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Konkani Wedding Songs
by Jyotsna Kamat

Foreword by M.V. Kamath

Nothing has given me greater pleasure in recent times than to know that Dr. Jyotsna Kamat has collected some five hundred Hovis in Konkani for publication under the alluring title of Suragyasar (garland of suagi flowers.) A hovi, as she has explained, is a two-liner but very appropriate song, sung during weddings. A wedding among the Gowd Saraswat Brahmin community in the twenties and thirties of the 20th century was not, as is practiced today, a two-hour event. In my childhood days in the thirties I was aware of a nine-day wedding. One might rightly query: A wedding of nine days? Right. Indeed a wedding of nine days. During these days the bridegroom's party would be richly treated with food and entertainment. Ladies from both the bride's and bridegroom's party would get together for singing what, often, were impromptu songs, produced almost on the spur of the moment that were often hilarious, if not teasing. They were intended to keep the groom's party interested and engaged. We need to remember that those were days when neither television nor radio existed and it surely was hard to spend the passing hour without getting bored.

I particularly remember an occasion, late at night, after a sumptuous dinner when the bride and the groom were supposed to throw a ‘flower ball' (Phulla Chendu) at each other. The ball would be caught and thrown back by the groom and the bride. The shy bride would not dare to look at the groom's face – that would have been considered too daring! – and the ball would miss its mark and there would be much teasing. The bride's party (consisting, naturally, of ladies) would sit behind and around him and there would be a lot of good-honored banter. The groom would be teased by the bride's party if he threw the ‘ball' a little too fast and so on and on the fun went for an hour or to. It was then that some of the hovis were invented, if one could say, ad hoc. It was a time of innocent enjoyment.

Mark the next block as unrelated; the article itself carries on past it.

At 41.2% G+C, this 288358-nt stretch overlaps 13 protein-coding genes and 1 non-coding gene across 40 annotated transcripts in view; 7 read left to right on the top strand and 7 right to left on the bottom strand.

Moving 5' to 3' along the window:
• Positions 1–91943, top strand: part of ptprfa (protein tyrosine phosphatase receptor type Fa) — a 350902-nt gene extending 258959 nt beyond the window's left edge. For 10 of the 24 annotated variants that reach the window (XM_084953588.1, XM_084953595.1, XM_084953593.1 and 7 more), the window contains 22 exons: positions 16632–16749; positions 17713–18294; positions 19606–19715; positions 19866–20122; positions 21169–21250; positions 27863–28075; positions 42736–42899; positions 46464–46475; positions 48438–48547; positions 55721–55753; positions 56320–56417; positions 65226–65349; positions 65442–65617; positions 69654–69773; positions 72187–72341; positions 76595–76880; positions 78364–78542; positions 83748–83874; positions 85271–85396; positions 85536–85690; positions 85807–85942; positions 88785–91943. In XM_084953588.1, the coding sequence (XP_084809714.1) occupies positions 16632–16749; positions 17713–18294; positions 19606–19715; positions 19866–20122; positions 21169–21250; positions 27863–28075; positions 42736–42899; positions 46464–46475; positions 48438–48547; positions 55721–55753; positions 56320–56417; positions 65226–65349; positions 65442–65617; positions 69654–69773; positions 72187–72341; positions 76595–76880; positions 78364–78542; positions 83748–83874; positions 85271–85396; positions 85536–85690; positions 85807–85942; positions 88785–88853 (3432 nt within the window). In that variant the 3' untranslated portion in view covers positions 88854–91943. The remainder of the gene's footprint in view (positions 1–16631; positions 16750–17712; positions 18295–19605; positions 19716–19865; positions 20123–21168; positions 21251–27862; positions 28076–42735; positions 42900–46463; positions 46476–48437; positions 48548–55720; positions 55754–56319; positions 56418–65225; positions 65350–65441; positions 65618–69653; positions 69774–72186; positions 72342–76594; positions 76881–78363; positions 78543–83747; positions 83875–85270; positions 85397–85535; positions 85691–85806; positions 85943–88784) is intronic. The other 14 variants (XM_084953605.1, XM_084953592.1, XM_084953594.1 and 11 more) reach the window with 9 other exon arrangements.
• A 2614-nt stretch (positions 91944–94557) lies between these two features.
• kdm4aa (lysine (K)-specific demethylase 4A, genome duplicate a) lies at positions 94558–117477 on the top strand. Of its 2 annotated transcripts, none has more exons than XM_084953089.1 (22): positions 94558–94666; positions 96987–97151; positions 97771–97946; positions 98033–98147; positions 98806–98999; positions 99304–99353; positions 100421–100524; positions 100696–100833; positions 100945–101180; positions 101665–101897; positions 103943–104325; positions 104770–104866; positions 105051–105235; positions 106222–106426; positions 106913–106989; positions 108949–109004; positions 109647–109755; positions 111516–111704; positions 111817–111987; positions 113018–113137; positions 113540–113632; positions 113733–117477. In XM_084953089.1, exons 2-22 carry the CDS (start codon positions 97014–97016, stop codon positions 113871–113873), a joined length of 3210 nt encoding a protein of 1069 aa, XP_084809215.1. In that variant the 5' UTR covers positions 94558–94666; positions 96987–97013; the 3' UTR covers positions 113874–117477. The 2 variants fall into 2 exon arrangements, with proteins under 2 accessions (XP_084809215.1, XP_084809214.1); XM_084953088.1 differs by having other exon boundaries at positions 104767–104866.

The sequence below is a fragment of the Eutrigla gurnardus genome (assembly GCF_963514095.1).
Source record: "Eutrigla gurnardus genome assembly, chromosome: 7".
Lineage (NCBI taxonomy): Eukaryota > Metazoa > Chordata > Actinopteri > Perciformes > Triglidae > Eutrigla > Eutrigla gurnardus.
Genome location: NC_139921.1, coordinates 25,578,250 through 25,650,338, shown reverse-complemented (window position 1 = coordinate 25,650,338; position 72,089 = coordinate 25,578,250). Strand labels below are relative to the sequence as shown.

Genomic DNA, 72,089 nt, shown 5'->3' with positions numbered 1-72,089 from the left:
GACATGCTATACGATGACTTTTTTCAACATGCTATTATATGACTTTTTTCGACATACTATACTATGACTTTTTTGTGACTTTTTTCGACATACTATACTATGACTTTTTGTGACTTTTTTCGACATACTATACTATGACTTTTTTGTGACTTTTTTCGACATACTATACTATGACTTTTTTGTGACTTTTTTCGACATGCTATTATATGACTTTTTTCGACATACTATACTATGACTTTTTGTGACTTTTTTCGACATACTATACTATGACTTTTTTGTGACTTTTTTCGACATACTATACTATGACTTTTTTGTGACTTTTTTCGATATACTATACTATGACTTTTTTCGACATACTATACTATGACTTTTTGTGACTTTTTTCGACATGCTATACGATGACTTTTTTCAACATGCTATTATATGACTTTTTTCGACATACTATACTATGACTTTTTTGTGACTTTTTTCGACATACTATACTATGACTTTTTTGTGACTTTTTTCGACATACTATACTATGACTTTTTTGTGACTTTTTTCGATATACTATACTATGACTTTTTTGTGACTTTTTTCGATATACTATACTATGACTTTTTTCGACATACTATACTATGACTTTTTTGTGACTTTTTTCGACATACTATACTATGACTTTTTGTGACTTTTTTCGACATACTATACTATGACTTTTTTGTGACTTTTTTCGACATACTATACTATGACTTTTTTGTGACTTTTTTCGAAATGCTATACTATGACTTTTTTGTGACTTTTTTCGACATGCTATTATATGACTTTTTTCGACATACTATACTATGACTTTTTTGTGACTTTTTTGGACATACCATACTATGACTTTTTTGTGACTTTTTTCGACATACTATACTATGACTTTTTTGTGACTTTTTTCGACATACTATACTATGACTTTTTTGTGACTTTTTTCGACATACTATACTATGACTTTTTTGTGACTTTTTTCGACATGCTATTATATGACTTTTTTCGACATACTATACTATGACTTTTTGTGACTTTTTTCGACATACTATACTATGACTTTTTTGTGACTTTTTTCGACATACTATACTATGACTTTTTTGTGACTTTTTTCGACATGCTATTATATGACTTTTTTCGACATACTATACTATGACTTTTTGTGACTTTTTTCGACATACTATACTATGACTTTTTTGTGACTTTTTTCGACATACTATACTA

As the years passed, a nine-day marriage came to be shortened first to a seven-day, then a five-day, then a three-day and then to a one-day affair and much of the joy of communication started to fade away. The main purpose in organizing these events was to familiarize the groom and the bride to each other. Thus there was the ceremony of “finding the ring”. It was quite a hilarious game. There would be a large bucket filled with colored water so neither the bride nor the groom would know what lay at the bottom. The bride's uncle would be acting as the ‘umpire'. He was supposed to put a ring in the bucket and the bride and the groom would be asked to pick it, the uncle also being a partner in the show. In actual fact the uncle would be holding the ring in his own fist while the bride and the groom would be trying to locate it, sometimes knowing quite well that the uncle was holding it in his own fist. The idea was to get the bride and the groom ‘touch' each other while the ladies sitting around would be making very disparaging remarks about how dumb the bride and the groom were. It was all good fun.

Alas! Those days are now gone. So, too, has romance. Not the romance that we know of now, but the romance of another time and age when the bride and the groom would have been introduced to each other for the first time at the bride's residence and just the touch of one's future partner, even while both hands were dipped deep in colored water aroused love and passion.

I am glad that Jyostna Kamat has taken all the trouble to collect and edit the hovis to remind us of old times and could it be-happier days. These days the bride and the groom do not need to be introduced: they would probably have known each other in school and college and the places of their employment, and for all we know, would have dated and supped together. What is now performed is merely a ceremony to legalize a marriage of minds. It is over at most in four hour's time and before anyone knows, the relatives of the bride and the groom would have dispersed with a quick au revoir. Today, no one has time for jollity, let alone a good nine-day camaraderie. 

Which is why Jyotsna Kamat's Suragyasar is so welcome, if only to remind us, nostalgically, of a time when life was more leisurely and marriage, like birth, was a time to remember.

Thank you, Jyotsna. And thank you for trying to keep alive a beautiful and noble tradition.

M.V. Kamath.

Portrait of M.V. Kamath


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